I had a BIT of a panic as I realized I couldn’t tell him about what I wanted to write about without God being a part of the picture. Not knowing how he felt about religion, I disclaimed that my story has a lot to do with my faith. I got to talk about Jesus, in the most casual and relational way and I left thanking Jesus that we get to talk about Him. What a wonderful honour.
By the end of the conversation he just thanked me for showing up – I didn’t have to and he wasn’t expecting it and to that point, I wasn’t sure why I did. But G-d works ALL things together for good. Even a coffee with someone I’ve got to serve for a few months. I don’t know what will ever come of that conversation but I hope he knows that Jesus is good. I hope he knows that Jesus thought enough about him to prompt me to just a simple coffee. I hope I always listen to those promptings and understand that ministry should cost me something – even just $4.50 and some time.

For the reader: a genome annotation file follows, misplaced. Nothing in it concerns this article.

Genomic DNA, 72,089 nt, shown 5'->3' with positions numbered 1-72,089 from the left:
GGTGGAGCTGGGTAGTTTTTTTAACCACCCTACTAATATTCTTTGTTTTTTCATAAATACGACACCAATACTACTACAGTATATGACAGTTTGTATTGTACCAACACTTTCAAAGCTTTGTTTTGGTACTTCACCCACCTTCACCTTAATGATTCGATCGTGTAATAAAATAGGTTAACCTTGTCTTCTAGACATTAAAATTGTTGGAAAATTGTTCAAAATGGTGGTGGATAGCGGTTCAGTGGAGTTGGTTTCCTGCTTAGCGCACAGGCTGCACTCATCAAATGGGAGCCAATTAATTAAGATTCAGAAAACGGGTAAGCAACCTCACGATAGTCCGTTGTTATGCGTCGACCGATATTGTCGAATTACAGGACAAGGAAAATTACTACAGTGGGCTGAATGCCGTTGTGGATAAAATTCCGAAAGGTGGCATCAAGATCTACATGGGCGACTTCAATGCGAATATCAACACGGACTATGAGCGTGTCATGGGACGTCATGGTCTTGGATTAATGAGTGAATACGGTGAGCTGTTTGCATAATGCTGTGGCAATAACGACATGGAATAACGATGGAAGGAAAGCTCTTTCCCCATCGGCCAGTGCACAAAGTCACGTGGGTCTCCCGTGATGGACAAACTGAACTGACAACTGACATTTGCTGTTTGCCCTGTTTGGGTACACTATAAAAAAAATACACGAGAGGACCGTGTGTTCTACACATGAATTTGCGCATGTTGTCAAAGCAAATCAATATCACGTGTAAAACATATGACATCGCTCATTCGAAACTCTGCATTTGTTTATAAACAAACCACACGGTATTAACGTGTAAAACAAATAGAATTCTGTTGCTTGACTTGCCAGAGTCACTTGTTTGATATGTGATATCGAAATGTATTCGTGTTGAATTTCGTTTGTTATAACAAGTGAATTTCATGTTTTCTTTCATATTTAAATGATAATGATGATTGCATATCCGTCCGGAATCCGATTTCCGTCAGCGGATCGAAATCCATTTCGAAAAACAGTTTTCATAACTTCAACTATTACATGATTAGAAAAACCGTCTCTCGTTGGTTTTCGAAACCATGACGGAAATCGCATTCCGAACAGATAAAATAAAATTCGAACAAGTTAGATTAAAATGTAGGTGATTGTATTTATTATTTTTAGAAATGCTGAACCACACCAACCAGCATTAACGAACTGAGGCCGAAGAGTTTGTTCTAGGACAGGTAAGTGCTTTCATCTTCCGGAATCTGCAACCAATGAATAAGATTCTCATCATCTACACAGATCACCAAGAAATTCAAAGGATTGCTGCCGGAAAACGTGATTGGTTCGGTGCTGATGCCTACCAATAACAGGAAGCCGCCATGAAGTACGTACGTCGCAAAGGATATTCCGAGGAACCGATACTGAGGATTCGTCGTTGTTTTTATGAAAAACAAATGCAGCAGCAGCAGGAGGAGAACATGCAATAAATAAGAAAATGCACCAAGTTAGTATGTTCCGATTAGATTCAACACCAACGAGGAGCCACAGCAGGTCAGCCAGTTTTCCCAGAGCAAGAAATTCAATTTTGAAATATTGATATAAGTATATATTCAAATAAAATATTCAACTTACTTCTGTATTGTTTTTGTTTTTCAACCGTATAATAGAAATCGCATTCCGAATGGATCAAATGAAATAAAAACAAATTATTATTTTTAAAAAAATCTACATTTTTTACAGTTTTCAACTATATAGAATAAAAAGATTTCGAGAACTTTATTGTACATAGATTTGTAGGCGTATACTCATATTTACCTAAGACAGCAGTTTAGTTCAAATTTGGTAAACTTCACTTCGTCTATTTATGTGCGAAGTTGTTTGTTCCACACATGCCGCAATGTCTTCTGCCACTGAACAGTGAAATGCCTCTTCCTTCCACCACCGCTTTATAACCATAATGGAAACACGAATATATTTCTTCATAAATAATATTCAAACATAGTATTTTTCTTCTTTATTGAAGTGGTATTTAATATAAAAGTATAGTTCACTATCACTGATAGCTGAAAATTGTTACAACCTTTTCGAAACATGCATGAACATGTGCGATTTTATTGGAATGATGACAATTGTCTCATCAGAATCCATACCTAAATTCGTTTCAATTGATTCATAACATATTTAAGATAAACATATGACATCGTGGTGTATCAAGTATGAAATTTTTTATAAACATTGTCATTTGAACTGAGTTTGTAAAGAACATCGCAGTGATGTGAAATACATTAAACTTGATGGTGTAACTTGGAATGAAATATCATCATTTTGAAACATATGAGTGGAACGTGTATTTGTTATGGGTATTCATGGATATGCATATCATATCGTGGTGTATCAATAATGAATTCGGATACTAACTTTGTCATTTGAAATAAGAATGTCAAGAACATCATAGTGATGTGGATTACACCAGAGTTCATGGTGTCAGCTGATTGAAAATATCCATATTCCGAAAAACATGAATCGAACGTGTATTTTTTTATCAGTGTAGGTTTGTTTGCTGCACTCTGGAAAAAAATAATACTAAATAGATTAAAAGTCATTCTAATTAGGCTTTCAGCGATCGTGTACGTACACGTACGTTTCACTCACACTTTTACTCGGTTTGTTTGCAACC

I think hospitality ministry is just as valid as a preaching the word, counseling, being and elder or a theologian. I think it’s where I belong and I hope I always steward that well